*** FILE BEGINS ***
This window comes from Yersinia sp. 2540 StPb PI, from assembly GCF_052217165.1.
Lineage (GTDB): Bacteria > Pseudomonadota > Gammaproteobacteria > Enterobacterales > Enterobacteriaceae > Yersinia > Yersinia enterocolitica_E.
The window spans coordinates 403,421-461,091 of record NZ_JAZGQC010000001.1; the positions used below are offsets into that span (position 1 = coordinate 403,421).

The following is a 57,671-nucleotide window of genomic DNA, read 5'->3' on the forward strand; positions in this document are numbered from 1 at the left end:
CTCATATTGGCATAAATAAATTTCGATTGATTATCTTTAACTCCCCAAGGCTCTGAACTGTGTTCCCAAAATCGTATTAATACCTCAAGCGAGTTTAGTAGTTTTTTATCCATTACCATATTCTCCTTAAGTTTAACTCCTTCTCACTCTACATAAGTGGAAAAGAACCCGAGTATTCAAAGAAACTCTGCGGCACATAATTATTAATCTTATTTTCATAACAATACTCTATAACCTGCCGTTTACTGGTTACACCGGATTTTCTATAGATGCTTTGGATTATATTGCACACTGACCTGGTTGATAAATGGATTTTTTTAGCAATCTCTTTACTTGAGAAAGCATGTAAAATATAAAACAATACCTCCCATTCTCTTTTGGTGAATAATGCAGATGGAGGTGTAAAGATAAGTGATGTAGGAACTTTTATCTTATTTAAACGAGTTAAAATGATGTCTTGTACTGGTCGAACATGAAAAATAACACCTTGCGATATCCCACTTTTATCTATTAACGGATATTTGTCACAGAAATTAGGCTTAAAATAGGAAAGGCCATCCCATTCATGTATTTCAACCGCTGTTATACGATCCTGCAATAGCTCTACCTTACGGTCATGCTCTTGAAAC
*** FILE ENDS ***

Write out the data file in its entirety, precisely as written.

This window comes from Yersinia sp. 2540 StPb PI, from assembly GCF_052217165.1.
Lineage (GTDB): Bacteria > Pseudomonadota > Gammaproteobacteria > Enterobacterales > Enterobacteriaceae > Yersinia > Yersinia enterocolitica_E.
The window spans coordinates 403,421-461,091 of record NZ_JAZGQC010000001.1; the positions used below are offsets into that span (position 1 = coordinate 403,421).

The following is a 57,671-nucleotide window of genomic DNA, read 5'->3' on the forward strand; positions in this document are numbered from 1 at the left end:
CTCATATTGGCATAAATAAATTTCGATTGATTATCTTTAACTCCCCAAGGCTCTGAACTGTGTTCCCAAAATCGTATTAATACCTCAAGCGAGTTTAGTAGTTTTTTATCCATTACCATATTCTCCTTAAGTTTAACTCCTTCTCACTCTACATAAGTGGAAAAGAACCCGAGTATTCAAAGAAACTCTGCGGCACATAATTATTAATCTTATTTTCATAACAATACTCTATAACCTGCCGTTTACTGGTTACACCGGATTTTCTATAGATGCTTTGGATTATATTGCACACTGACCTGGTTGATAAATGGATTTTTTTAGCAATCTCTTTACTTGAGAAAGCATGTAAAATATAAAACAATACCTCCCATTCTCTTTTGGTGAATAATGCAGATGGAGGTGTAAAGATAAGTGATGTAGGAACTTTTATCTTATTTAAACGAGTTAAAATGATGTCTTGTACTGGTCGAACATGAAAAATAACACCTTGCGATATCCCACTTTTATCTATTAACGGATATTTGTCACAGAAATTAGGCTTAAAATAGGAAAGGCCATCCCATTCATGTATTTCAACCGCTGTTATACGATCCTGCAATAGCTCTACCTTACGGTCATGCTCTTGAAAC